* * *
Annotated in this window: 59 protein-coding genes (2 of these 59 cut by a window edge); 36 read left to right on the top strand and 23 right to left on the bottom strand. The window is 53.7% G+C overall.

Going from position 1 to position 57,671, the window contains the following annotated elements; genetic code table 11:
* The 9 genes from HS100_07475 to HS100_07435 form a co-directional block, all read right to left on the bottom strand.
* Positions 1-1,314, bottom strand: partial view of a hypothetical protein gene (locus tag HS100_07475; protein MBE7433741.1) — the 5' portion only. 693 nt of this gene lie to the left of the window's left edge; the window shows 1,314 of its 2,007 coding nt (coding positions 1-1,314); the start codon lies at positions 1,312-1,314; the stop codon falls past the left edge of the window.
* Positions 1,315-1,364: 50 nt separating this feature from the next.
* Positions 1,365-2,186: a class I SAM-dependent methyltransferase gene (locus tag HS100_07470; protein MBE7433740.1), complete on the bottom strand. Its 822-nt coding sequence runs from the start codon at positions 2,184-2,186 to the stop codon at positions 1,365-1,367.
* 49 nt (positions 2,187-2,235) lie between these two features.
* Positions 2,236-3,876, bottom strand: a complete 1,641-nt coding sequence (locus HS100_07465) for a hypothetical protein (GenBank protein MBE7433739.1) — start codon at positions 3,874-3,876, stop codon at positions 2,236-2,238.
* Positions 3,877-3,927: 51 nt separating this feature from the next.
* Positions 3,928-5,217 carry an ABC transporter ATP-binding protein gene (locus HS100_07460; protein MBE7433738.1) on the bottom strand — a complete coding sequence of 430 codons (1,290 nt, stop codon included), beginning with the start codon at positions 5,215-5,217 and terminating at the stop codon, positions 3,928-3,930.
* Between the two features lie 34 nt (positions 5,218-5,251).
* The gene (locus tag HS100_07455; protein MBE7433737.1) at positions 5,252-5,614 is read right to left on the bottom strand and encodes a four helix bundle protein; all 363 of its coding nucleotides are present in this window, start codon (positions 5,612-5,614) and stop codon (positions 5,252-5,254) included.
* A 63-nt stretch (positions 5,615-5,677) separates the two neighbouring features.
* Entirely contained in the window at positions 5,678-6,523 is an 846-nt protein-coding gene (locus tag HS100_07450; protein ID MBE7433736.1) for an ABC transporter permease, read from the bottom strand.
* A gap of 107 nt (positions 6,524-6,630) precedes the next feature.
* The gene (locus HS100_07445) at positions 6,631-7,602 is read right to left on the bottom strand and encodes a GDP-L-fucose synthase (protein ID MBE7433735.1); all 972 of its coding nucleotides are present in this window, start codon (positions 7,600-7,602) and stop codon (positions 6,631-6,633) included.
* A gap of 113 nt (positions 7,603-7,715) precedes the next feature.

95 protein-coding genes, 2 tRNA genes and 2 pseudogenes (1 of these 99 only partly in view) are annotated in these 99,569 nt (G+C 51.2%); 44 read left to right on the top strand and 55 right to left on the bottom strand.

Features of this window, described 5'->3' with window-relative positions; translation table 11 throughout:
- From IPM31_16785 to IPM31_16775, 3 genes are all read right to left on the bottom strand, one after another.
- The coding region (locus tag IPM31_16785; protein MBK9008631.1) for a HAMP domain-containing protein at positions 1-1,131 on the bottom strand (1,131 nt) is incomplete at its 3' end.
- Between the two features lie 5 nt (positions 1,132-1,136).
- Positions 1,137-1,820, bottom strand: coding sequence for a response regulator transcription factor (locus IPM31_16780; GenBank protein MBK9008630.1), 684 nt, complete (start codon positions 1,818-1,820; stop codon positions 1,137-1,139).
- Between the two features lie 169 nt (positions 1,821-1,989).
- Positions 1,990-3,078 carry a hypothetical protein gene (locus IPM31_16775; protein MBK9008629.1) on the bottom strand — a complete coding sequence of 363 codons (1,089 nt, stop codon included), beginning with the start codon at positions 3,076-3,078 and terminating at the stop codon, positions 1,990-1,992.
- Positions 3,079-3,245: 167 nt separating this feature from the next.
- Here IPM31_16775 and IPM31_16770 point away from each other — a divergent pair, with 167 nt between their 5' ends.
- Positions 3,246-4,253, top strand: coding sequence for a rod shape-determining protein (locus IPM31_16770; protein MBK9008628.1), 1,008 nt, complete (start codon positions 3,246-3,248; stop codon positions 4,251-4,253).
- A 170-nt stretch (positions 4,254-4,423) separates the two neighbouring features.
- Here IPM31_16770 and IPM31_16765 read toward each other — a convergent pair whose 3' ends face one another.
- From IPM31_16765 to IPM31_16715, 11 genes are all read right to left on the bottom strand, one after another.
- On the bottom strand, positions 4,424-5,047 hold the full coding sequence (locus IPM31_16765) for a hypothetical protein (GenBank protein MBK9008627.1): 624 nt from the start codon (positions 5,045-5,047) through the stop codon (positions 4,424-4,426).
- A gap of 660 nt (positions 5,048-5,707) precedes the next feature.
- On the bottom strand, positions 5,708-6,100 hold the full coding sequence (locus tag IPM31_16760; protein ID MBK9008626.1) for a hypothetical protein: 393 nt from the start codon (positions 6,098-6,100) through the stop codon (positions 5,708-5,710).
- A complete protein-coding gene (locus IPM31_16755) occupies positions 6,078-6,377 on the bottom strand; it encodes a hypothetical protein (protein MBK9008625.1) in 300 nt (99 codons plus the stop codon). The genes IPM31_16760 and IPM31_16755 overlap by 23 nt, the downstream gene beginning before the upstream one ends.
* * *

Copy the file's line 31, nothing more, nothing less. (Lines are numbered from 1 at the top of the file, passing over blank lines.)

- From IPM31_16765 to IPM31_16715, 11 genes are all read right to left on the bottom strand, one after another.